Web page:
For my many clients and readers who have asked "How does that rep (or agency) get away with doing those things to generate referrals?", my answer has been "They won't....not for very long anyway."
Please read the story below by Elizabeth Hogue for details on the Yates Memo and what it might mean for individuals who are attempting to do business outside of the rules in the home care industry.
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Yates....or perhaps, Yikes!
The so-called "Yates Memo," entitled "Individual Accountability for Corporate Wrongdoing," makes it clear that fraud enforcers now aggressively take action against individual executives of healthcare companies even if they did not know about the fraudulent conduct. Companies are now required to disclose all relevant facts related to individuals responsible for misconduct so that action can be taken against these individuals. No credit for cooperation that may reduce providers' civil or criminal penalties will be given unless all responsible individuals are identified to enforcers.
The U.S. Department of Justice (DOJ) previously made it clear in The Holder Memo that "prosecution of a corporation is not a substitute for the prosecution of criminally culpable individuals within or without the corporation." The rationale for this policy is that criminal liability of individuals is a strong deterrent against future corporate wrongdoing. In other words, the Yates Memo makes it clear that the federal government now means business!
Specifically, the Yates Memo establishes six requirements for federal prosecutors regarding individual prosecutions:
Providers must give the DOJ all relevant facts related to individuals responsible for misconduct.
Criminal and civil corporate investigation must focus on individuals from the inception of investigations.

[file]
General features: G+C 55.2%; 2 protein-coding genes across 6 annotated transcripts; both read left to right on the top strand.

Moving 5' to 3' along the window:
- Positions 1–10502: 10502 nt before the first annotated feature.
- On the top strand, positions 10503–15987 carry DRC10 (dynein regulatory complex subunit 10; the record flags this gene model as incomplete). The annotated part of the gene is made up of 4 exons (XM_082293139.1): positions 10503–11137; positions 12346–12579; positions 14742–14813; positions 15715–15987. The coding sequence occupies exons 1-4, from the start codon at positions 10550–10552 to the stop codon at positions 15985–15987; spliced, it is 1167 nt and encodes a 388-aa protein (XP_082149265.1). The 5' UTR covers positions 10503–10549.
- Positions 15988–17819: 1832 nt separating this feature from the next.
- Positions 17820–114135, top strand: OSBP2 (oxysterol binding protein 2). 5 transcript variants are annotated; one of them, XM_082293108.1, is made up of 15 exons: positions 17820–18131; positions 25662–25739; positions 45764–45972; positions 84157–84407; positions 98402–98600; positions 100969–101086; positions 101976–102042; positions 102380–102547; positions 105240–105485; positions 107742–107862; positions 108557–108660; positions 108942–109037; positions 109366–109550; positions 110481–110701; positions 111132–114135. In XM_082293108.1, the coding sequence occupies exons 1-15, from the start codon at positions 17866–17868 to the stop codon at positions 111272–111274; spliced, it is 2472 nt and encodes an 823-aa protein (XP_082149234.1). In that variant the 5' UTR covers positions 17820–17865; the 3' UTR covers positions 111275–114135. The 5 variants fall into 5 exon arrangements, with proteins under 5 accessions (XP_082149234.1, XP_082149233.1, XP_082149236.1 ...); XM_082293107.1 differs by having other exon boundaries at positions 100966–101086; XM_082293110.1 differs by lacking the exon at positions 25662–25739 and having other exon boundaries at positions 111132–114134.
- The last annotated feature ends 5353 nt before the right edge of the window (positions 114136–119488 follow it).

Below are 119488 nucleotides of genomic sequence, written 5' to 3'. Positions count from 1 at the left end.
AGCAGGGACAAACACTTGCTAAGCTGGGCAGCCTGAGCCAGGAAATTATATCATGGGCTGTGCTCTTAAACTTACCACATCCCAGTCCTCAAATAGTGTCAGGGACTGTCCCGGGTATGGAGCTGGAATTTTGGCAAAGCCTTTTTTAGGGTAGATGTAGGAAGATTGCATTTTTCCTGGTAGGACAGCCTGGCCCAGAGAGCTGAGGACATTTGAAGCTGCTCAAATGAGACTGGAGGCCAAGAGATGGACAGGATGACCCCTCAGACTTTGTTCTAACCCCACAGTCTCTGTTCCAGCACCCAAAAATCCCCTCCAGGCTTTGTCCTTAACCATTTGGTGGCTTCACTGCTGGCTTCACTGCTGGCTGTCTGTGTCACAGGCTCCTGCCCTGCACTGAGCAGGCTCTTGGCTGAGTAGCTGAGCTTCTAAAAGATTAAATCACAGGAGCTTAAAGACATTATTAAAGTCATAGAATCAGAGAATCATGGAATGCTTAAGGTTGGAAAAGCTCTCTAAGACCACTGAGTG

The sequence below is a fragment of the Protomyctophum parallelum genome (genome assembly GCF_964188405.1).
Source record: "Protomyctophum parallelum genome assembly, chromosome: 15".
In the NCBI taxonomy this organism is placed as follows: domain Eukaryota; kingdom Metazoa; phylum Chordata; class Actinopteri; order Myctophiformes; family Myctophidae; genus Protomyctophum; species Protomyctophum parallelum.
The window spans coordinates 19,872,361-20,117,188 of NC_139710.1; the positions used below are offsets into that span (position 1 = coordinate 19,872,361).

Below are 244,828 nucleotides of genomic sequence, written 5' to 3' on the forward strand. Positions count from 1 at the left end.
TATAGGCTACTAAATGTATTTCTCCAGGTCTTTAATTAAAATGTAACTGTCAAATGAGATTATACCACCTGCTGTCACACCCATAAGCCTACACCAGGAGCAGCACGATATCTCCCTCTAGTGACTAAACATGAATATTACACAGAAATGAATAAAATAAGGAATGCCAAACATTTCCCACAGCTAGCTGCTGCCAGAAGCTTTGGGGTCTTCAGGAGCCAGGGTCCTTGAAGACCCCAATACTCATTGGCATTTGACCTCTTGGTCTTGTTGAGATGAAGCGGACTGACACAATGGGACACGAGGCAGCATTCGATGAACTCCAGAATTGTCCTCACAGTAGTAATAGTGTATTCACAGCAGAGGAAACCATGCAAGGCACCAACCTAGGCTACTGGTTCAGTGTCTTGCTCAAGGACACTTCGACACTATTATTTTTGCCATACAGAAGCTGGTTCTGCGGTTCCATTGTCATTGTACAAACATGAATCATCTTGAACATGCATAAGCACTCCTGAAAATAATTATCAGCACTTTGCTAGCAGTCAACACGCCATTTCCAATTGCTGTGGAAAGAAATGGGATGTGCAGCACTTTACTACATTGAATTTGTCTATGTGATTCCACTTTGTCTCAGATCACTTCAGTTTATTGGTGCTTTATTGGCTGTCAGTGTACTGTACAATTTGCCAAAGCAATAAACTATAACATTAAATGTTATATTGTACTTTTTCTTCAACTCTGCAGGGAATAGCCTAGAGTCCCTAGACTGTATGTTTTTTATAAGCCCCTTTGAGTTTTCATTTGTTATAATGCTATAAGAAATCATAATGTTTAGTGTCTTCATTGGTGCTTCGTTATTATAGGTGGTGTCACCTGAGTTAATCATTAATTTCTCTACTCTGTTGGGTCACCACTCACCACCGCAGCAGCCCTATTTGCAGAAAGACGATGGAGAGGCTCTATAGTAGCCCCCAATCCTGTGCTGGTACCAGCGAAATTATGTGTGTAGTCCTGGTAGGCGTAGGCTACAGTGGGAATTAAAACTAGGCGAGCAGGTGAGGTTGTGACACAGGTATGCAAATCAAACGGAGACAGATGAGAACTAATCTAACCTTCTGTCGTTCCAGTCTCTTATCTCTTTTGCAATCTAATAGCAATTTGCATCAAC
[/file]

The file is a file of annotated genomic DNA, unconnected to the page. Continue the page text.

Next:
Civil and criminal attorneys handling corporate investigations on behalf of the government should routinely communicate with each other.
The DOJ will not ordinarily release culpable individuals from civil or criminal liability when resolving allegations of misconduct with corporations.
The DOJ should have clear plans about how to resolve individuals' cases before they resolve matters with corporations.
Civil enforcement attorneys must consistently focus on individuals and evaluate whether to bring suit against them based on considerations other than the ability to pay.
The Yates Memo reinforces these requirements in the following language:
"Effective immediately, we have revised our policy guidance to require that if a company wants any credit for cooperation, any credit at all, it must identify all individuals involved in the wrongdoing, regardless of their position, status or seniority in the company and provide all relevant facts about their misconduct. It's all or nothing. No more picking and choosing what gets disclosed. No more partial credit for cooperation that doesn't include information about individuals."
The Yates Memo is certainly "strong stuff." Individuals' lives are now at stake!
©2017 Elizabeth E. Hogue, Esq. All rights reserved.
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